In rectal carcinoma, accurate pathological examination is crucial for a correct staging and identification of predictors of risk of both local recurrence and overall survival. Accordingly, surgical pathologists determine many facets of rectal carcinoma patient care. Although rectal carcinoma shares many pathologic features with colon carcinoma, however, the anatomical location of the rectum poses additional problems in formulation of a pathological report. The most critical issues of pathological examination in rectal carcinoma involve assessment of: i) surgical resection margins (distal and circumferential resection margins); ii) total mesorectal excision (the plane of surgery); iii) peritoneal serosa involvement; iv) distance of invasion beyond the muscularis propria; v) number of lymph nodes to be recovered; vi) mesorectal tumor deposits; and vii) histologic regression grade after preoperative chemoradiotherapy. Although seemingly straightforward, the definition and macroscopic/microscopic interpretation of these key pathological features are still controversial, and lead to pathological reports that are variable not only among the different institutions but even within a single institution. The aim of this critical review on rectal carcinoma is to discuss confusing and/or challenging pathological problems, especially those with clinical impact, in order to provide a checklist that is useful for practicing surgical pathologists.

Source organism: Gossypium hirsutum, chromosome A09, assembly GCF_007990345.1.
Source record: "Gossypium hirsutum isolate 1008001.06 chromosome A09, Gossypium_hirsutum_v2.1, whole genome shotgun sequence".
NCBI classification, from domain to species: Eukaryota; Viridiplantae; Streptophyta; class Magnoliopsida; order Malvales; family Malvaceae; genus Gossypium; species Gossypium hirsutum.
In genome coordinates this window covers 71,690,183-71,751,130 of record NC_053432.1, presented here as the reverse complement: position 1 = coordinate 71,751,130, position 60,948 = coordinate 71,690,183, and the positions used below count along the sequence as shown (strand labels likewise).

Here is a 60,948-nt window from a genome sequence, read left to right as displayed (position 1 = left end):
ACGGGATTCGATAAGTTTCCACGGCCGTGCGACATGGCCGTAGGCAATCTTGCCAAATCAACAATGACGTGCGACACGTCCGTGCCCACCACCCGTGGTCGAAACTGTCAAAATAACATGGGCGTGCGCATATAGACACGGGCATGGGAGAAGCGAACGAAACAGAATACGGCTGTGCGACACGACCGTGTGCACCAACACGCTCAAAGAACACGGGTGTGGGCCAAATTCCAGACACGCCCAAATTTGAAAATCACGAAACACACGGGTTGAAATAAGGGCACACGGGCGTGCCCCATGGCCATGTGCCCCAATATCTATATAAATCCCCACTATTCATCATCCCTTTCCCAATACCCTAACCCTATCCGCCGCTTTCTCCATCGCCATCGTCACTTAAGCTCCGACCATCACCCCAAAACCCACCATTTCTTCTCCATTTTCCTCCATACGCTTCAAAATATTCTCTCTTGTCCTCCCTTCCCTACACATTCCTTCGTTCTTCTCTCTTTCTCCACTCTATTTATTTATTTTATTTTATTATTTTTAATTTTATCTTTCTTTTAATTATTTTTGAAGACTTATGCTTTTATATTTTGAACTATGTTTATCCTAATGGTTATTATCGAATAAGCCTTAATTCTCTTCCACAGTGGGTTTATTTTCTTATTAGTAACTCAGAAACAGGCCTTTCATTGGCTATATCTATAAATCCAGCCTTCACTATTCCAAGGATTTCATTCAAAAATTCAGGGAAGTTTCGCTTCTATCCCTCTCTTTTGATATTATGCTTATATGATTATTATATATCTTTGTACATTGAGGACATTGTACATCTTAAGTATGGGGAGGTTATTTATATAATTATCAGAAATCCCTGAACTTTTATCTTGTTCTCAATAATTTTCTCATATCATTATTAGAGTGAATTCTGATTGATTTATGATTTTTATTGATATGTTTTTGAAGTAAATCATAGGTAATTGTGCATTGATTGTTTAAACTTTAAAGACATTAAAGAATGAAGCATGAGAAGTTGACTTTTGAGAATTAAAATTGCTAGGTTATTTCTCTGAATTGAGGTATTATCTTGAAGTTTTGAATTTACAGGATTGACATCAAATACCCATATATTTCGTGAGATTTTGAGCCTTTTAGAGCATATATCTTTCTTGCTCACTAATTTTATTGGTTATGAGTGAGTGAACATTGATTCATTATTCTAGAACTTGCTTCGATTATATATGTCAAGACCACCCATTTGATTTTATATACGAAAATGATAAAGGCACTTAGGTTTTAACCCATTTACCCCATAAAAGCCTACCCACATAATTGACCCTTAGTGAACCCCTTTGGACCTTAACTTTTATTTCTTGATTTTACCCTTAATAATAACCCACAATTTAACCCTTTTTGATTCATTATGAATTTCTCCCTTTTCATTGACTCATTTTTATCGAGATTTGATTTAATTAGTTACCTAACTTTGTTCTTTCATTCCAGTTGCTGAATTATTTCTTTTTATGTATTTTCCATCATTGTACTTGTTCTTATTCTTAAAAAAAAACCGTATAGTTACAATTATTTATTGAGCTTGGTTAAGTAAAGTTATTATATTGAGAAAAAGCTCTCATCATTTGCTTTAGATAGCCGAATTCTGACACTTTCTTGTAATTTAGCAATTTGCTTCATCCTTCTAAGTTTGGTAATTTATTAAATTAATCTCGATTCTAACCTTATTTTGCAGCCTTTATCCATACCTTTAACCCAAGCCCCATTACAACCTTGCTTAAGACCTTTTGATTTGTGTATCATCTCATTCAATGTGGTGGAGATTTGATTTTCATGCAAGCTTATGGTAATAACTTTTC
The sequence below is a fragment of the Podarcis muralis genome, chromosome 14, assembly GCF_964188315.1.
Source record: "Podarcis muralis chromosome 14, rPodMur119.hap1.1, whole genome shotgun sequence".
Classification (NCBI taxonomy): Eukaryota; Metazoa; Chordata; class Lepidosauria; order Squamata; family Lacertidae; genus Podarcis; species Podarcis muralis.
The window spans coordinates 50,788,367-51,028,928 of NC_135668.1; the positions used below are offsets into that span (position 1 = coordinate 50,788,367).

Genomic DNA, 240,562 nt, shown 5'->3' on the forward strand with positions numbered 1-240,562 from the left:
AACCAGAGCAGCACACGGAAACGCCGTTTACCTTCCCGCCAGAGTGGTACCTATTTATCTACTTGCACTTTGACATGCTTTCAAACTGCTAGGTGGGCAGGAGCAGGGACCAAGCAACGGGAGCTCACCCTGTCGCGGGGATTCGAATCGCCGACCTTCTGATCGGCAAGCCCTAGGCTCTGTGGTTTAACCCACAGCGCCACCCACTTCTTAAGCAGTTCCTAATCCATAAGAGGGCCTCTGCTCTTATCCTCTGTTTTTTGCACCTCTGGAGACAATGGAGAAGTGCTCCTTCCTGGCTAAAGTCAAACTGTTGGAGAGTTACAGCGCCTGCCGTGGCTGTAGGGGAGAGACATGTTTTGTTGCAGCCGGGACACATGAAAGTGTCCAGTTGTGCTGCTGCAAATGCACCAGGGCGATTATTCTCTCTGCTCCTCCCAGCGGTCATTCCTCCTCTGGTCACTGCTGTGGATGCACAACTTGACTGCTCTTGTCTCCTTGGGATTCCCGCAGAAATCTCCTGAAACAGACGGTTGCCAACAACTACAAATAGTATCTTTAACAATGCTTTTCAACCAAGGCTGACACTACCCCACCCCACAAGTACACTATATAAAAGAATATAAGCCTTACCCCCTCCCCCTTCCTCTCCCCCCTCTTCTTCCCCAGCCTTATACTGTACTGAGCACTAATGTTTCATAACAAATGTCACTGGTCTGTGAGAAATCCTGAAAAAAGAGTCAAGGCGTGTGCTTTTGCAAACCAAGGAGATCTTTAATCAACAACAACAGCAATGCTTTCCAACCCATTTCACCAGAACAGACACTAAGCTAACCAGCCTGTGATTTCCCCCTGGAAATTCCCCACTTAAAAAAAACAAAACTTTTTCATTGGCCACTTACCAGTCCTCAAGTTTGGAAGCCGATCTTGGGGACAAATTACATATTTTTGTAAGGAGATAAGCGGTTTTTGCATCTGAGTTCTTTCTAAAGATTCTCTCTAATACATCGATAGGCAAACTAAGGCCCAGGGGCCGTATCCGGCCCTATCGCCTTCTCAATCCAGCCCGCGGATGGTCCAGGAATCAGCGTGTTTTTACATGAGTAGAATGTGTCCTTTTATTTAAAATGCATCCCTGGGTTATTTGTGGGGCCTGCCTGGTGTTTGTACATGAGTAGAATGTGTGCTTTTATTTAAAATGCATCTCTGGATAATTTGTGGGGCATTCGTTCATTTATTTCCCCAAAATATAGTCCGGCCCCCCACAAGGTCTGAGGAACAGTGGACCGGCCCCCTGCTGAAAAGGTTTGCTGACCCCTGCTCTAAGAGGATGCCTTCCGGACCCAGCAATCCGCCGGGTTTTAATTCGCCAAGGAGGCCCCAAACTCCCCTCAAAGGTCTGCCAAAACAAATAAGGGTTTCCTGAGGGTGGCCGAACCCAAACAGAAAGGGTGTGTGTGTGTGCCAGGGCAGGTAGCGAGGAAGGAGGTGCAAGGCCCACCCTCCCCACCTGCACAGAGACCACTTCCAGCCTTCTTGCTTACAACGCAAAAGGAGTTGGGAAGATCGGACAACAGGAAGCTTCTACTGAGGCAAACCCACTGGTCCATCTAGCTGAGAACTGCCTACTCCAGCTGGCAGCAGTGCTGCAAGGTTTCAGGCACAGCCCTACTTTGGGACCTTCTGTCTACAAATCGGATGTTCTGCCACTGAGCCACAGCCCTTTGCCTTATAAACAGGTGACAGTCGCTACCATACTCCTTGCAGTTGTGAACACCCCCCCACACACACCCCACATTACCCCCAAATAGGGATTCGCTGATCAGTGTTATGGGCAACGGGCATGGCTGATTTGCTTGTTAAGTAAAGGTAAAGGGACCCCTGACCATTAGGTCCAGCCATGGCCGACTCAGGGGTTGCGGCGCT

|Titolo:||Pathologic examination and staging of rectal carcinoma: a critical review|
|Data di pubblicazione:||2010|
|Appare nelle tipologie:||1.1 Articolo in rivista|